Hi! Thanks for this article on Handy Photoshop Tools!!! I am only beginning to use a scanner to archive old photos to pass on to family members per photo-CD. All three tips will save me a ton of work. Your magazine is always informative and an absolute treasure trove, even for the rank amature. Thanks again.
Sincerely, D. C. Langelage
Hi. These are comments on my thoughts( no suggestions at present). 30 years ago I had my first SLR a Zenith that had been built I think to judge by the weight in a tank factory, I lugged that thing all over the content on a host of different motorcycles, and spent lots and lots on film. Then 20 years ago I moved to Canada and gave the camera to my older sister thinking to get a newer one once I had sorted out life in a new place, 1 year ago my wife got me a Nikon 2500 my first camera since moving to Canada( I do not have a clue as to where the 20 years went with no camera to record the passing time !!). I was rather derisive of this digital point and shoot, but as the year has passed and there are CDs with 900 or so images on them I have been reminded that it is the image that is important in the end, about 2 months ago I found your mag on the web and found it to be one of the most inspiring webzines.
Today I have picked up a new Nikon 5700 and hope to have as good a time as the past year, I will carry on reading
Do Your Homework!
Gary, I am planning my honeymoon to Napa Valley and Yosemite...besides taking pic's of my new wife, I am taking your advice and heading to a bookstore to find photos of national parks and, of course, Yosemite. I firmly believe in your approach of "visualization," and I want to be prepared for different scenes, waterfalls, Sequoias, etc. and the unexpected. Thanks again from an avid reader of your column and Vivid Light.
Roger W. Shoemaker
Gary responds: I'm pleased that you enjoyed the article on doing your homework. My wife Pam and I were newlyweds this past year and honeymooned in Yellowstone and the Tetons. Both of us are serious photographers so it was a great excuse to do a lot of photography. We did quite a bit of research prior to the trip including the checking of road conditions in Yellowstone so that we would know what roads would be open or closed during our stay.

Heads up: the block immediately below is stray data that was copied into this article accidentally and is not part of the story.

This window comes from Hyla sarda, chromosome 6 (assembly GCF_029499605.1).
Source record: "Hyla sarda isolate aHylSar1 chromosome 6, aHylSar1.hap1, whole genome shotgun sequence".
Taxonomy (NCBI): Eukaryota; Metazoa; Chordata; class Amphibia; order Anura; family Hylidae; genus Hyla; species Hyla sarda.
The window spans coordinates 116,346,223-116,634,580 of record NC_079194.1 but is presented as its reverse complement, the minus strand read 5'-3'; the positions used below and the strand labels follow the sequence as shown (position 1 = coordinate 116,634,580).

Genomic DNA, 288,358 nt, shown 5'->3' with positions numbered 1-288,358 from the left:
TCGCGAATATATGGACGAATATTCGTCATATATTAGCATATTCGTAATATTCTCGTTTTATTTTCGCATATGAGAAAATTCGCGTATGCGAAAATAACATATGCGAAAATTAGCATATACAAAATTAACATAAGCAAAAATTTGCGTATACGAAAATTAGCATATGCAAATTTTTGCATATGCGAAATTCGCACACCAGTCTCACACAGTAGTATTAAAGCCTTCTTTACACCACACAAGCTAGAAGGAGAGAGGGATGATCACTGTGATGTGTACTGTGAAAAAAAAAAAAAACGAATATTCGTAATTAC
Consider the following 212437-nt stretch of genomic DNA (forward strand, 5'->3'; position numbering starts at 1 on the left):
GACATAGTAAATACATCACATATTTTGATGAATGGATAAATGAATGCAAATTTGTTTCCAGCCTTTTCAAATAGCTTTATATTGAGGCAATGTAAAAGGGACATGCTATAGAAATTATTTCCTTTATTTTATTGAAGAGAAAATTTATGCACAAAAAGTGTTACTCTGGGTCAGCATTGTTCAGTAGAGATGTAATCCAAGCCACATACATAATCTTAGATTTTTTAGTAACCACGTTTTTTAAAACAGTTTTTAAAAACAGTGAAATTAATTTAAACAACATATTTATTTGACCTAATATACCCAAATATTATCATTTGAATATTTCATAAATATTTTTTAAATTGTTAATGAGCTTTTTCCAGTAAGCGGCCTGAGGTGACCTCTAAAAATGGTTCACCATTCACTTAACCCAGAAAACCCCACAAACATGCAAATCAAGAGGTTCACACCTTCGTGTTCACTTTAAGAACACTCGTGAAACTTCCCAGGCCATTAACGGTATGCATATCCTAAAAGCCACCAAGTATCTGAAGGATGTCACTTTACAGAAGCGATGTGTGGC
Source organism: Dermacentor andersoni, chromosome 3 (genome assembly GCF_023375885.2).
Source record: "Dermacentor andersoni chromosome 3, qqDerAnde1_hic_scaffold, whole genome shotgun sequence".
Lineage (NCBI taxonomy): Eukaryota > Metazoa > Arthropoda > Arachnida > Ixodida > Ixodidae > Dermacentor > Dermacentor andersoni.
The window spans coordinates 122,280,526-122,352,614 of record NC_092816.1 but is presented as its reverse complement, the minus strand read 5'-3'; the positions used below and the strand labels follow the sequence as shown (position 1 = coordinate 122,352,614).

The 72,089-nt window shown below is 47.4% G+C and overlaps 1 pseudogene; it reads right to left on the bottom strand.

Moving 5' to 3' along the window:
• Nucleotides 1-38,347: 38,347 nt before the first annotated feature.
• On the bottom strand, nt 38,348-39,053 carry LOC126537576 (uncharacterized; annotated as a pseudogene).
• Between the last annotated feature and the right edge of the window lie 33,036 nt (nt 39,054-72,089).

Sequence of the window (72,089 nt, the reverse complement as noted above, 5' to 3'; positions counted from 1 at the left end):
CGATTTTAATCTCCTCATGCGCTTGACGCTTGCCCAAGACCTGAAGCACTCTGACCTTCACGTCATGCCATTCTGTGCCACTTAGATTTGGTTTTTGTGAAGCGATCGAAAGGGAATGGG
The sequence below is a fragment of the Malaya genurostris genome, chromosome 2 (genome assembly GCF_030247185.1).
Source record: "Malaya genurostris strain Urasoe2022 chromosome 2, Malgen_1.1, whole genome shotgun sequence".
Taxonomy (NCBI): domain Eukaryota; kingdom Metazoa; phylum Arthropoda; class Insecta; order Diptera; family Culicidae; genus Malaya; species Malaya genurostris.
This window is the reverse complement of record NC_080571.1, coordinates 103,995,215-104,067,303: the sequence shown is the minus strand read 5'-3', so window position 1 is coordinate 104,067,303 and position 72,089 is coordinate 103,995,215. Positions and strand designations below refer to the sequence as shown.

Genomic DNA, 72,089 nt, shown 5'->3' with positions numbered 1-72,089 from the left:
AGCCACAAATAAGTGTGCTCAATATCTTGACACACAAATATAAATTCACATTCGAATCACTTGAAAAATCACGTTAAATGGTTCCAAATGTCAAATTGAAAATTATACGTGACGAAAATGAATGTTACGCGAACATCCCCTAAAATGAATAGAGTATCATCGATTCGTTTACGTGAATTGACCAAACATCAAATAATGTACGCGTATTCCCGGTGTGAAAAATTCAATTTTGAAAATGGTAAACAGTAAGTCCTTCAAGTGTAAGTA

Thanks again, and congratulations.
Do homework before photo trips! Next you'll be telling me to learn math and clean up my room. Just when I thought you guys were fun. :-(
Friends and Fans
Great site, guys. I was up till late last night working my way through it (and Light-Chasers). By the time I got stuck into the back issues it really was after midnight!
Thanks for providing the dynamic link for pasting onto our own homepages too. That is a really great idea and really appreciated. Whenever I log onto my own site, which is fairly often, I'll be able to see immediately that there's a new issue of your magazine (which means that any reason I've logged on for will just go by the by and I'll spend the following hour on your site instead!) Cheers, Julianne (Australia)
Hi, this is the first time I have been motivated enough to send some kind of feedback on something I have seen on the web. Motivation by good or bad...? Actually, SUPERB! I don't have time at the moment to expand because I have to get on with a job (deadlines, my favorite things!) but I did want to say I have added Vivid Light to my 'favorites' and will be reading all when I get the time. Many thanks and keep up the excellent work.
Don't forget there are a ton of back issues out there. Just click on the "Back Issues" tab at the top of any page. There are over 650 articles to read through. Then you're really have bags under your eyes!
Wow! Today was my first visit to your website, and I must say that I am very impressed. I have a couple of photography books and subscribe to a photography magazine, but I am always looking for more tips and information. I visited many sites, some offering free tips and some not, but yours is tops. It looks professional and the tips are great! I was absorbed for hours!
I LOVE you guys!
Thanks Aunt Sandy, we'll be by on Sunday with the kids.